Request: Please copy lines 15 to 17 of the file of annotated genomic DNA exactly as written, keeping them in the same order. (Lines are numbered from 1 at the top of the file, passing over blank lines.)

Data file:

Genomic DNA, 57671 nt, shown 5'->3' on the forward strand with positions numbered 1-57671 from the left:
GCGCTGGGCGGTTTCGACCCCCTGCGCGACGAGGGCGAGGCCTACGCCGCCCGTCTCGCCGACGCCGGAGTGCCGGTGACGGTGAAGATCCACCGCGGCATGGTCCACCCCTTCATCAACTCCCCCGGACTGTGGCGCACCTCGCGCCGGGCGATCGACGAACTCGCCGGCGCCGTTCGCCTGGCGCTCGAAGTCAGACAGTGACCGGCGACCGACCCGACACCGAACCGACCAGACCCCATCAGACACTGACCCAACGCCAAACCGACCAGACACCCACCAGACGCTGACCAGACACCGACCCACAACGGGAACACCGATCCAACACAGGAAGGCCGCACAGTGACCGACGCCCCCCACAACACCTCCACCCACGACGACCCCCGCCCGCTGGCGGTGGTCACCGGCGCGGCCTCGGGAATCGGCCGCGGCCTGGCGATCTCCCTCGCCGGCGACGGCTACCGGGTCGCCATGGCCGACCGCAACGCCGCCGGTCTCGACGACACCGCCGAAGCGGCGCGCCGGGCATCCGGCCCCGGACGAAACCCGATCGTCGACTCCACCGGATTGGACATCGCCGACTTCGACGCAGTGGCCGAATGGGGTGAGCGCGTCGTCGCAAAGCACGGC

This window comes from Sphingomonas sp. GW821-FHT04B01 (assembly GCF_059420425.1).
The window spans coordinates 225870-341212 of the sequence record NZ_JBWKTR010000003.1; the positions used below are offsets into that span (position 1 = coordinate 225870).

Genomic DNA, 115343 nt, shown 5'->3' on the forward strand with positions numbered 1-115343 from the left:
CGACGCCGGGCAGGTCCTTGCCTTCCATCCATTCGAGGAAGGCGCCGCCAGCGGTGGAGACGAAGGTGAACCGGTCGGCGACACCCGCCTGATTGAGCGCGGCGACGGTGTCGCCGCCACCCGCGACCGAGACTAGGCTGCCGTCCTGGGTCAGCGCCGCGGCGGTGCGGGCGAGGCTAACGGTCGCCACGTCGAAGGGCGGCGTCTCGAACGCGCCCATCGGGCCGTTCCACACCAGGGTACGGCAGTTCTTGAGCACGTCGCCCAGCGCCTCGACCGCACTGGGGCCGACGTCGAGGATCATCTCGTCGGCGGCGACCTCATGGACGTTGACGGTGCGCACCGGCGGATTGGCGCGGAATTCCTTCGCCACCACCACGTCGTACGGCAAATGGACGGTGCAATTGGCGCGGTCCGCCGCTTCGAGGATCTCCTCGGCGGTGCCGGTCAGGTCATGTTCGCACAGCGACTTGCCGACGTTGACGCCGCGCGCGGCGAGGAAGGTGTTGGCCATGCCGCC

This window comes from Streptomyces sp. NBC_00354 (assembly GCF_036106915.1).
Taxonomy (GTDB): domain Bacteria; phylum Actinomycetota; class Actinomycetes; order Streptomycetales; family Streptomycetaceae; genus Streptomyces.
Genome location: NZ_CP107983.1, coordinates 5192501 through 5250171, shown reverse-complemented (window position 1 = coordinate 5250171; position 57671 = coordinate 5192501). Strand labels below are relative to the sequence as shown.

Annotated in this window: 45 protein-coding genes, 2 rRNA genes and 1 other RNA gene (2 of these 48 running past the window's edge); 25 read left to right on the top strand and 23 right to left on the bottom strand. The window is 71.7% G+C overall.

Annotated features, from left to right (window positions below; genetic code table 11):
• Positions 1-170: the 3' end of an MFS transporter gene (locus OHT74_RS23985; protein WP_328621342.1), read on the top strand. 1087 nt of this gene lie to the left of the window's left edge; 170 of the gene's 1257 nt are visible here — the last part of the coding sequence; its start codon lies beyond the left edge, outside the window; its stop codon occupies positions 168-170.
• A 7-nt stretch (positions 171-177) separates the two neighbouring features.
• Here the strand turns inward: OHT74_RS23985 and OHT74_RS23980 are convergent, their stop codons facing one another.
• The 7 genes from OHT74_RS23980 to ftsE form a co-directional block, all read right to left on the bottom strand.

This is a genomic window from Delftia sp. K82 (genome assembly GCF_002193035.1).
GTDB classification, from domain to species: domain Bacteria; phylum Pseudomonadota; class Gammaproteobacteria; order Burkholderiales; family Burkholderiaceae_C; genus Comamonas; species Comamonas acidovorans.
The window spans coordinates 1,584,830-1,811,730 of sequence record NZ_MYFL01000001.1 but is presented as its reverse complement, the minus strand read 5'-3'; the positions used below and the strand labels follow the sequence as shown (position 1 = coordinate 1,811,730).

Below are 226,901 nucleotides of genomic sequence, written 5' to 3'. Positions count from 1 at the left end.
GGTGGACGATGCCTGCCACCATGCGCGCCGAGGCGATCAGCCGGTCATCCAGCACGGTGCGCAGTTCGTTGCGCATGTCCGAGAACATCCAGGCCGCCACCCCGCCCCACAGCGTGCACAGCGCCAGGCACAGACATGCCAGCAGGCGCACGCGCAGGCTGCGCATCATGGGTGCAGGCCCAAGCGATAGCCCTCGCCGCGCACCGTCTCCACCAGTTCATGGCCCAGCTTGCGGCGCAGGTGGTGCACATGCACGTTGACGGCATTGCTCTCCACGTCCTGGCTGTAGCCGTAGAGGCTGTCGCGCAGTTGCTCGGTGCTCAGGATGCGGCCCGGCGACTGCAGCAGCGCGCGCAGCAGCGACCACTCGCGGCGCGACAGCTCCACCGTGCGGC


• The 7 genes from OHT74_RS23980 to ftsE form a co-directional block, all read right to left on the bottom strand.

This is a genomic window from Delftia sp. K82 (genome assembly GCF_002193035.1).
GTDB classification, from domain to species: domain Bacteria; phylum Pseudomonadota; class Gammaproteobacteria; order Burkholderiales; family Burkholderiaceae_C; genus Comamonas; species Comamonas acidovorans.